There are 114 designs and motifs of the saree which are inspired by the images and sculptors of the South Indian temples in these times and has brought the name to the city “City of silk”,  are mostly traditional temple borders, checks, stripes and florals or buttas giving rise to motifs of birds, animals and even leaves. Kanchipuram sarees owing to its origin place often contain the paintings of Raja Ravi Varma, designs from the Mahabharata and Ramayana woven into the saree. To imprint these motifs onto the sarees the weavers draw the designs or motifs of two or five inches long on a black or white sheet and then transfer to it to graph paper by hand or computerized scanning then the graph paper designs are transferred to on punch cards. These punch cards have holes according to the graphs and these holes helps in the consolidated process of hand looming to create the designs. The use of computers in creating designs in on rise.

However, it is said that the Kanchipuram cotton sarees were the essence and the silk is just the replacement of them and the whole East Coast was famous for its cotton trade and weaving. Each saree had contained different and unique pattern, design, texture. But with the time these cotton sarees have also faded away due to the lack of buyers because people tend to fall for silk which is processed in and result of power-loom. If the cotton looms have to be restored the job of the weaving will have to be made more lucrative, nowadays very few people wants to engage in this labor intensive business.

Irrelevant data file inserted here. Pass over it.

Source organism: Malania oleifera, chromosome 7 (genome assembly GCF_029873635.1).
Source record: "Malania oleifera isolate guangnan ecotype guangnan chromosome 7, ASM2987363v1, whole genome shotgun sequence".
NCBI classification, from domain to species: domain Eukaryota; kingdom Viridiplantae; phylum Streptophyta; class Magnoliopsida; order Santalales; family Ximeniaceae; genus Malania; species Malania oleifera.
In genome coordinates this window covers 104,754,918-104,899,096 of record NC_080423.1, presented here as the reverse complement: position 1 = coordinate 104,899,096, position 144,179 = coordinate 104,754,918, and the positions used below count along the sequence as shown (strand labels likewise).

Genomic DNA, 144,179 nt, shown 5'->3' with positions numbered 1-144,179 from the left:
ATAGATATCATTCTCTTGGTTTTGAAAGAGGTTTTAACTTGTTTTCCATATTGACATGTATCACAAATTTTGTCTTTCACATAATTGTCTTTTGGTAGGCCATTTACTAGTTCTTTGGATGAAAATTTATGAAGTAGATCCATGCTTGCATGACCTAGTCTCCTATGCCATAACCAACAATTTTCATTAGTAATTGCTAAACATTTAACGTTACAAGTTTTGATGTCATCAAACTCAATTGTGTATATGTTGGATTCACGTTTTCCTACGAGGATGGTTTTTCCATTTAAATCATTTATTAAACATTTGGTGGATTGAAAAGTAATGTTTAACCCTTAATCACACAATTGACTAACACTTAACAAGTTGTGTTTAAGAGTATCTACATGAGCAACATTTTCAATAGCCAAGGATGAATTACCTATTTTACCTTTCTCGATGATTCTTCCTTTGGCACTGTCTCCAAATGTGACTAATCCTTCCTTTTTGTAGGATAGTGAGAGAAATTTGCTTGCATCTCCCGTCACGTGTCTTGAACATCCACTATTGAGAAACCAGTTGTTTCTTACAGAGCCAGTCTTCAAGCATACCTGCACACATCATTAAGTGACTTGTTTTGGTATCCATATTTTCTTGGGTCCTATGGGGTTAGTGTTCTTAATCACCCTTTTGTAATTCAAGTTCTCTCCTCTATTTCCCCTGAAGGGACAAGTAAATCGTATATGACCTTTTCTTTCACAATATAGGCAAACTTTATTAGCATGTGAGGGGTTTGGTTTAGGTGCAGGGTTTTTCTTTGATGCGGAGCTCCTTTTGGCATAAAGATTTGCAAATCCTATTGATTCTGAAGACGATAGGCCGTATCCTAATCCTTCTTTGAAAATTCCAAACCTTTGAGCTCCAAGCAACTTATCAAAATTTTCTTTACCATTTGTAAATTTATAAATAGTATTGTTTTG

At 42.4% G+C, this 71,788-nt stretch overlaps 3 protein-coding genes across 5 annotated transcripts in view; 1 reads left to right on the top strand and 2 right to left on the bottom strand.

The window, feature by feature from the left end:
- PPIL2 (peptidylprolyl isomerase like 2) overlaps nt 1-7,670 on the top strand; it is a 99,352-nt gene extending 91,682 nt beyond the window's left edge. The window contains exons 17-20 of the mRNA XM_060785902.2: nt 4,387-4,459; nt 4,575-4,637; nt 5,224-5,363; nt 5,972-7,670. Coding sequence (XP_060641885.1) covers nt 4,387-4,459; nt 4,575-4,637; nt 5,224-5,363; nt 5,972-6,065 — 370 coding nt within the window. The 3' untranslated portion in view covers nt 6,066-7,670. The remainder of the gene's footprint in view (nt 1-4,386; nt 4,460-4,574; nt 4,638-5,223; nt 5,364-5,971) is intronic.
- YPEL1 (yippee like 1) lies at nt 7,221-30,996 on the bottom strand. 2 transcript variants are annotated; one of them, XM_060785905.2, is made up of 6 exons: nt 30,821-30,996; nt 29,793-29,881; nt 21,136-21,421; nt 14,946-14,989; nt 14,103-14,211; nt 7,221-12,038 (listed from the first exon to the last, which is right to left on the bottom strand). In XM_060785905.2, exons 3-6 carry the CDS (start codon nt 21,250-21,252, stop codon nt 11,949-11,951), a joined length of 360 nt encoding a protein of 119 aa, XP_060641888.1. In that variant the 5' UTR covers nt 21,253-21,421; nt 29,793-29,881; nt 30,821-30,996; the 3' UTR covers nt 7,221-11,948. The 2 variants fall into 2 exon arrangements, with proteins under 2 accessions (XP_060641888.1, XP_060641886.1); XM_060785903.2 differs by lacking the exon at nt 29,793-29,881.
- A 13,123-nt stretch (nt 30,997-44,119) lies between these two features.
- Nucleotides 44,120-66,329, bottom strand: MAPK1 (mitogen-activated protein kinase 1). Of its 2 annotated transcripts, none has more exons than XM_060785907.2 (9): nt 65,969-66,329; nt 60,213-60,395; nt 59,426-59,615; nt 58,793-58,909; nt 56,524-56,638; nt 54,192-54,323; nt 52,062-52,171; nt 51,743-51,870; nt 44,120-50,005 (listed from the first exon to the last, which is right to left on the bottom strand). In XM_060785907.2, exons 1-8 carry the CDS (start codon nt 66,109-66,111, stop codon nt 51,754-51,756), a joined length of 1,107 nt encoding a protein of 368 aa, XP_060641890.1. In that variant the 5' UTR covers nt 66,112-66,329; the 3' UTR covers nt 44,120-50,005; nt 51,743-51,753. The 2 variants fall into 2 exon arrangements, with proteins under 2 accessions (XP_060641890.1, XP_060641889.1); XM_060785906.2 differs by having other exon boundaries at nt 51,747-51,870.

3. Acquisition of GI tag for Kanchipuram Silk: